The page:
By Samantha Doe, ARNP-FNP, MRH Primary Care Provider
Millinocket Regional Hospital • October 2022
With October being Substance Use Prevention Month, let’s talk about positive changes that are happening in the way we talk about substance use. There has been a longstanding societal stigma associated with drug and alcohol use, much of which is influenced by the way we talk about it. This stigma can come from obsolete beliefs that addiction is a moral or personal fault. Substance use disorder, or addiction, is now identified as a chronic, treatable disease from which persons CAN recover and lead healthy lives. For persons with substance use disorder, stigmatizing language can reduce their willingness to seek treatment, and to be honest with family, friends, and medical providers.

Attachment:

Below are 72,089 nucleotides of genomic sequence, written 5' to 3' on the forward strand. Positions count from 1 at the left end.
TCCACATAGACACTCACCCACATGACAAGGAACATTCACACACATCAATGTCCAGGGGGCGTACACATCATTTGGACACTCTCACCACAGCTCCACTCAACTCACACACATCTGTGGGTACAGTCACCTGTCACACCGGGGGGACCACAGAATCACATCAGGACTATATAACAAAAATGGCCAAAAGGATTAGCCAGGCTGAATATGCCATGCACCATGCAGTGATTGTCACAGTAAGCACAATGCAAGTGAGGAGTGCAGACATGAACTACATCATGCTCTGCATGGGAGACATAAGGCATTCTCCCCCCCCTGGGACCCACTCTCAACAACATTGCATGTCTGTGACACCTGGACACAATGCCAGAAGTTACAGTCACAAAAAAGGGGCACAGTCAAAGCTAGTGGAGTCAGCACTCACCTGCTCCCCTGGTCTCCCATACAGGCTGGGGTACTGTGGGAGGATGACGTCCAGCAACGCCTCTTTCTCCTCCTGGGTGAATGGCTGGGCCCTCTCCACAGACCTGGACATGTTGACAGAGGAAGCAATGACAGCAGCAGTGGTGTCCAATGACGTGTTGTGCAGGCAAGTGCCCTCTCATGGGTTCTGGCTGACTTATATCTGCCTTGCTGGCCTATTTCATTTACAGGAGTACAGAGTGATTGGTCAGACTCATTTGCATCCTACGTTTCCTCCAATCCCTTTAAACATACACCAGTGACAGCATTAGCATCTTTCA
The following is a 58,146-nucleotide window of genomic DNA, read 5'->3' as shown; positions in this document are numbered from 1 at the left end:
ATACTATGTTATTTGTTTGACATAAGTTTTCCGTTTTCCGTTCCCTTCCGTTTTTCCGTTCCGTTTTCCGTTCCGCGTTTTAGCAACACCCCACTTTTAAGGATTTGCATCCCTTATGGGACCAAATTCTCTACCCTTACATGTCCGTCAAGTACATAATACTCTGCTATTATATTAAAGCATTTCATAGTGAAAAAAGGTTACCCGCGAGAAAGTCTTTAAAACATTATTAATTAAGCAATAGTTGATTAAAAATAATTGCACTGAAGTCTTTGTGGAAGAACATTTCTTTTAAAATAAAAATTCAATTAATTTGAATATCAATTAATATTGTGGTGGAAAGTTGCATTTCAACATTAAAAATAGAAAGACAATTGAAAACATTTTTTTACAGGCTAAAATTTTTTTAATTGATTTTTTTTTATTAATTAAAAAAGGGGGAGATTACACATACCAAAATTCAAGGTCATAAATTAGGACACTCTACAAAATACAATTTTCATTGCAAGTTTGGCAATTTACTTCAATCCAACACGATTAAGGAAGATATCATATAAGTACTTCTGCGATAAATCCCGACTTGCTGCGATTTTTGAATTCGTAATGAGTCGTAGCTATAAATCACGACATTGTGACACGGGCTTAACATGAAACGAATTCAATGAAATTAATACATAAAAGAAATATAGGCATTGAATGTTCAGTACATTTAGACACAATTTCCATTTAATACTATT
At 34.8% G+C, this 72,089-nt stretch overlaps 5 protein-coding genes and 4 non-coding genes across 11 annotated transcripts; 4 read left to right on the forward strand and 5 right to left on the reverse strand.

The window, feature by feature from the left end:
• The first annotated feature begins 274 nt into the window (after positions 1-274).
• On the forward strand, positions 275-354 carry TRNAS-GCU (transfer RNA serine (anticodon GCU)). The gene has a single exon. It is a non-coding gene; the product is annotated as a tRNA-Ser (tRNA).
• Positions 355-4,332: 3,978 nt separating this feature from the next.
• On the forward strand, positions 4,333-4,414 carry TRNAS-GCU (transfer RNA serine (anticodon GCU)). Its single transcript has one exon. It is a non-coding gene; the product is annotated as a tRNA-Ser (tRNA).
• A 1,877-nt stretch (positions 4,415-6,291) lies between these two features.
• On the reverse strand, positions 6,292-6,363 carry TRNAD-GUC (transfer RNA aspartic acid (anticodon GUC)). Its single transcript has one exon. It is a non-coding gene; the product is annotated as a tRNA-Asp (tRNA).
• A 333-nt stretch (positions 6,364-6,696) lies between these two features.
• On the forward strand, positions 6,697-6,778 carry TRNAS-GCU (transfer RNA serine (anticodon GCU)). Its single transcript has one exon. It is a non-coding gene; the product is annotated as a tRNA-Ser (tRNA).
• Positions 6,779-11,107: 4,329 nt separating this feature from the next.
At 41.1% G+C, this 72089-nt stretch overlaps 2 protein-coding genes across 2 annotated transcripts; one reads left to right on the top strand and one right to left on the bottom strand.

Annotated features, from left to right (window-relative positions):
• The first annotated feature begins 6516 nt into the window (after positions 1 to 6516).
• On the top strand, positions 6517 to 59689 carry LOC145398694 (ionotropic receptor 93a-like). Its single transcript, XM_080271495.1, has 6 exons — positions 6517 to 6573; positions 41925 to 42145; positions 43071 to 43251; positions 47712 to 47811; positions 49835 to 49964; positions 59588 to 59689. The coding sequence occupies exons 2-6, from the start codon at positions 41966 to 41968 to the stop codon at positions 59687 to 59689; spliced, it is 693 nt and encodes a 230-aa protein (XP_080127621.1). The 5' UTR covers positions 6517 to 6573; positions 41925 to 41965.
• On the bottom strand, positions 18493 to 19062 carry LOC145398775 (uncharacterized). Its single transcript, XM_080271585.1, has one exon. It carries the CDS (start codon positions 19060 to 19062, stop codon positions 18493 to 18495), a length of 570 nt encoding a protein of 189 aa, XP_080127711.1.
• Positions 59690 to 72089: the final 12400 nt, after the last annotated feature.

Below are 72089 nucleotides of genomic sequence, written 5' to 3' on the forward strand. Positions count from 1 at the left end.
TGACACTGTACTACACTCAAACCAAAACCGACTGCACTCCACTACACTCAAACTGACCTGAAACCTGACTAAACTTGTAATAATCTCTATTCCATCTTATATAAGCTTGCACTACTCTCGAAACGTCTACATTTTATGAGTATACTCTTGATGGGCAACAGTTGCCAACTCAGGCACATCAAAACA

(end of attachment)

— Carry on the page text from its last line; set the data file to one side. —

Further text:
What can we do?
We can learn and implement non-stigmatizing language in our encounters and relationships. Using person-first language helps distinguish a person from their diagnosis. Changing our ways can be hard; and this is a learning curve for not only the general population but also medical providers.